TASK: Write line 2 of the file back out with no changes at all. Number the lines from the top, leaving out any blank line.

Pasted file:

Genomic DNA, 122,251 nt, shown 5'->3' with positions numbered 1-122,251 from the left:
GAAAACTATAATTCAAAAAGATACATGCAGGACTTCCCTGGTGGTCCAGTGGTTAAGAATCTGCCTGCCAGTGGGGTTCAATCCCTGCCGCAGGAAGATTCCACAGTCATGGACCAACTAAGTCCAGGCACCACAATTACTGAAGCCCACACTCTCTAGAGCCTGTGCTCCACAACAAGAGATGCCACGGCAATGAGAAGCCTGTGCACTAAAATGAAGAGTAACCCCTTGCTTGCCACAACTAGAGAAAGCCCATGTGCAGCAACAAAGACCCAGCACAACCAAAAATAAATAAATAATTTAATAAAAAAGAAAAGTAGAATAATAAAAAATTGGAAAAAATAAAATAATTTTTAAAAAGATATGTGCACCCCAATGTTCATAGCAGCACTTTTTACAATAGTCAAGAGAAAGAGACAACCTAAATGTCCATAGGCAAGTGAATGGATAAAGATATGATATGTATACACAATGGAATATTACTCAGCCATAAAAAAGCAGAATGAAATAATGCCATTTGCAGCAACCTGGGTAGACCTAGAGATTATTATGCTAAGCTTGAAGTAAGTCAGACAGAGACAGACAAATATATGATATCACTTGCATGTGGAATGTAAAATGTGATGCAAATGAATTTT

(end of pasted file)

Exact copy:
GAAAACTATAATTCAAAAAGATACATGCAGGACTTCCCTGGTGGTCCAGTGGTTAAGAATCTGCCTGCCAGTGGGGTTCAATCCCTGCCGCAGGAAGATTCCACAGTCATGGACCAACTAAGTCCAGGCACCACAATTACTGAAGCCCACACTCTCTAGAGCCTGTGCTCCACAACAAGAGATGCCACGGCAATGAGAAGCCTGTGCACTAAAATGAAGAGTAACCCCTTGCTTGCCACAACTAGAGAAAGCCCATGTGCAGCAACAAAGACCCAGCACAACCAAAAATAAATAAATAATTTAATAAAAAAGAAAAGTAGAATAATAAAAAATTGGAAAAAATAAAATAATTTTTAAAAAGATATGTGCACCCCAATGTTCATAGCAGCACTTTTTACAATAGTCAAGAGAAAGAGACAACCTAAATGTCCATAGGCAAGTGAATGGATAAAGATATGATATGTATACACAATGGAATATTACTCAGCCATAAAAAAGCAGAATGAAATAATGCCATTTGCAGCAACCTGGGTAGACCTAGAGATTATTATGCTAAGCTTGAAGTAAGTCAGACAGAGACAGACAAATATATGATATCACTTGCATGTGGAATGTAAAATGTGATGCAAATGAATTTT